Restore latest backup of database to same server as new database

30 07 2014

Some, in order to save money, do not purchase a second server for development. If development activities do not require changes to the database system then it is not a horrible idea to just use the same server. Other usage of this script is to have a copy of the production database for a sandbox, reporting, or testing. Here I wrote this script that will run in a maintenance plan to update or create a development database based off of the latest full backup of the source or production database.

/*
Name: Backup_Restore_Maintenance_Plan
Desc: Allows for a single database, the source, to be restored as a new database,
	the target, on the same server
	
Author: Christopher Provolt
Date Created: 29JULY2014

Notes:
Ensure source / target databases and the paths for the data / log files are set correctly 
prior to executing this script

*/
USE master
DECLARE @name			varchar(100)
DECLARE @location		varchar(500)
DECLARE @log_path		varchar(500)
DECLARE @data_path		varchar(500)
DECLARE @log_logical	varchar(100)
DECLARE @data_logical	varchar(100)
DECLARE @target			varchar(100)
DECLARE @source			varchar(100)
DECLARE @datapath		varchar(300)
DECLARE @logpath		varchar(300)

/* Define source and target databases */
set @source = 'AdventureWorks2012'
set @target = 'AW2'

/* define paths and file names for data and log files for target db */
set @datapath = 'E:\MSSQL12.MSSQLSERVER\MSSQL\Data\' + @target +'.mdf'
set @logpath = 'F:\MSSQL12.MSSQLSERVER\MSSQL\Logs\' + @target + '_log.ldf'

/* determine the location of the latest backup for the source DB */
SELECT  @name = x.database_name,
        @location = x.physical_device_name
        
FROM (  SELECT  bs.database_name,
                bs.backup_start_date,
                bmf.physical_device_name,
                  Ordinal = ROW_NUMBER() OVER( PARTITION BY bs.database_name ORDER BY bs.backup_start_date DESC )
          FROM  msdb.dbo.backupmediafamily bmf
                  JOIN msdb.dbo.backupmediaset bms ON bmf.media_set_id = bms.media_set_id
                  JOIN msdb.dbo.backupset bs ON bms.media_set_id = bs.media_set_id
          WHERE   bs.[type] = 'D'
                  AND bs.is_copy_only = 0 ) x
WHERE x.Ordinal = 1 AND x.database_name = @source

 /* get logical names of the source database files for recovery */
select @data_logical = name from sys.master_files where database_id = (SELECT database_id from sys.databases where name = @source) AND type_desc = 'ROWS'
select @log_logical = name from sys.master_files where database_id = (SELECT database_id from sys.databases where name = @source) AND type_desc = 'LOG'

/*Restore the database to its new home */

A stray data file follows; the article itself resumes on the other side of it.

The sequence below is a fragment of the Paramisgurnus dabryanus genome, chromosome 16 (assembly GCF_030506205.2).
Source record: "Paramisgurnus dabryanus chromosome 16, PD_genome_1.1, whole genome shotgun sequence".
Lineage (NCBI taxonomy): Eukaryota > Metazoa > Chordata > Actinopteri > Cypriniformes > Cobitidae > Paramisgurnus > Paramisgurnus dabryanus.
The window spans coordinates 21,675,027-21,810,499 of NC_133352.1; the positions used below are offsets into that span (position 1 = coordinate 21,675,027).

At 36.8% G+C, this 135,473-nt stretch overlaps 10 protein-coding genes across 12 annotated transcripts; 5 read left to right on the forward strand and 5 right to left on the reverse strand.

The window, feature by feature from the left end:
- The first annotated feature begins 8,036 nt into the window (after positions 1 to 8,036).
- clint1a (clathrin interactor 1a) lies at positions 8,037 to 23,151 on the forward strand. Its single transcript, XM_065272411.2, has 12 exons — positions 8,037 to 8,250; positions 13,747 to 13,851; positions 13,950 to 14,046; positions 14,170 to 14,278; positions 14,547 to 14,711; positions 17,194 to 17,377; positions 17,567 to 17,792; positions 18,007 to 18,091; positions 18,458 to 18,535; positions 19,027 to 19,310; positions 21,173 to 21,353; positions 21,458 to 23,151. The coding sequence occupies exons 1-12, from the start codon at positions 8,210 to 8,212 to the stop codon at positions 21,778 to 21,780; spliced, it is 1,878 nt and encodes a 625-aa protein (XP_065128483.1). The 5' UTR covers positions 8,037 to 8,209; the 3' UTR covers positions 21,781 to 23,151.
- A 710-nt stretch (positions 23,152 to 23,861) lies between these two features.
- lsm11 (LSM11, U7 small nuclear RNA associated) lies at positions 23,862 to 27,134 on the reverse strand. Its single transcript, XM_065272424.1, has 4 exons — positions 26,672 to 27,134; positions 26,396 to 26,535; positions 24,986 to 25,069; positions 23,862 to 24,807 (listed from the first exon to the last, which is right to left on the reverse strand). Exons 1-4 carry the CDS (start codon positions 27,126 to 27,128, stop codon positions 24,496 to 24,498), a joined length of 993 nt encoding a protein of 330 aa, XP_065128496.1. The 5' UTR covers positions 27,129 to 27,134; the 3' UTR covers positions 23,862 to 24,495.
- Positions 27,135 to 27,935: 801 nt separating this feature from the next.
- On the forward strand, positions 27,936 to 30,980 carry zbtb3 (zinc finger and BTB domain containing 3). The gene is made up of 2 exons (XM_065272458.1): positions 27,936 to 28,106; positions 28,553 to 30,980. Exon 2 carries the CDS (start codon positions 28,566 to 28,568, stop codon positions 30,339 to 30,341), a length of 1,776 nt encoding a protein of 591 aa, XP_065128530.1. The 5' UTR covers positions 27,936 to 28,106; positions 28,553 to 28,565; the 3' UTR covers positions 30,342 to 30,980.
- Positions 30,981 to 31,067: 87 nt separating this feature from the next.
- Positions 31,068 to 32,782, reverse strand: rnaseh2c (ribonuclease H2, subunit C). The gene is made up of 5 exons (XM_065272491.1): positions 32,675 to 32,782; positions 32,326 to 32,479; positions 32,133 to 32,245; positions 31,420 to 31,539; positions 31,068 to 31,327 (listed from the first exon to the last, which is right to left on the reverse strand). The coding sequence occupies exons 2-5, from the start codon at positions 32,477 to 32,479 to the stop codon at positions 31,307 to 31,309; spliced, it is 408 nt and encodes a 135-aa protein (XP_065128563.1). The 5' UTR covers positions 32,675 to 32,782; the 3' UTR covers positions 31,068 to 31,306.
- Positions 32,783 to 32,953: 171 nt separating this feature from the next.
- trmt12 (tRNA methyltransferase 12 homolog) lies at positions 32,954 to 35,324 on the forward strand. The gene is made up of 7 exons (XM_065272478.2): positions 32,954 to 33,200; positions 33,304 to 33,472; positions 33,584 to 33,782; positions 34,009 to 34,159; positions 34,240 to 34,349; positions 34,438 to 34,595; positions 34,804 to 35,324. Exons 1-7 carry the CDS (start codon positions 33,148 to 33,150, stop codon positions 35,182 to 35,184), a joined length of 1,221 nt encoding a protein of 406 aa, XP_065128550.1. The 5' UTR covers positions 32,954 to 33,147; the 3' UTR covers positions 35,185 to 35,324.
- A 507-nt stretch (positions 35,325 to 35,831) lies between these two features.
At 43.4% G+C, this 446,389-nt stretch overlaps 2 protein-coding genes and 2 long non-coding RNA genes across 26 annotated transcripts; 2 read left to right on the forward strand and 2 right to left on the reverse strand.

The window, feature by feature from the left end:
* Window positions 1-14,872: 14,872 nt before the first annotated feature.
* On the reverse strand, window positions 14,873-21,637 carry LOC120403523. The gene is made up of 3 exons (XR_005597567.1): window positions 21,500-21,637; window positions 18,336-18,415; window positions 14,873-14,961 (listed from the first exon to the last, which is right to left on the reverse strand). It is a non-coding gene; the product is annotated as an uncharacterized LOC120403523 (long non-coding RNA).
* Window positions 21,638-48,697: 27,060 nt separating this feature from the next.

RESTORE DATABASE @target FROM DISK=@location
WITH REPLACE,
MOVE @data_logical TO @datapath, 
MOVE @log_logical TO @logpath




SQL Server 2008 R2 Disaster Recovery After Transparent Data Encryption (TDE) Implementation Re-Encrypt Master Key

16 07 2013

Being new to TDE I decided that my first task after encrypting all the data is to test restoring the data. First I restored the Service Master Key and the Master Key without issue. When I attempted to restoer the Certificate I recieved an error:

“Please create a master key in the database or open the master key in the session before performing this operation”
Microsoft SQL Server, Error: 15581

A quick google search revealed that I needed to issue the following command

OPEN MASTER KEY DECRYPTION BY PASSWORD='<STRONG PASSWORD>'

After accomplishing this I was able to restore the certificate to the server.

When I attempted to restore, using the GUI, the first database again I recieved the same error previously encountered. I ran the command to open the master key again to no avail.

Next I performed a SQL Command restore

USE master
RESTORE DATABASE dbname
FROM DISK = ''
WITH RECOVERY,
MOVE '' TO '',
MOVE '' TO ''
GO

This approach did restore the database and I was able to select data out of it.

This query was then ran to determine the encryption status of the restored database:

SELECT sys.databases.name, sys.dm_database_encryption_keys.encryption_state FROM sys.dm_database_encryption_keys 
JOIN sys.databases ON sys.dm_database_encryption_keys.database_id = sys.databases.database_id

The result was a little disapointing as it did not list the database as being encrypted, and I was still unable to use the GUI to perform restores!

As it turns out the Master key nust be re-encrypted by the service master key

OPEN MASTER KEY DECRYPTION BY PASSWORD='<STRONG PASSWORD>'
GO
ALTER MASTER KEY ADD ENCRYPTION BY SERVICE MASTER KEY
GO
CLOSE MASTER KEY
GO

Once these commands were issued I was able to restore again from the GUI and the databases restored, by either SQL or GUI, restored encrypted.

Apparently once the master key is re-encrypted after a restore it will automatically be opened as opposed to manually having to be opened. It appears the msater key should be re-encrypted prior to restoring the certificate.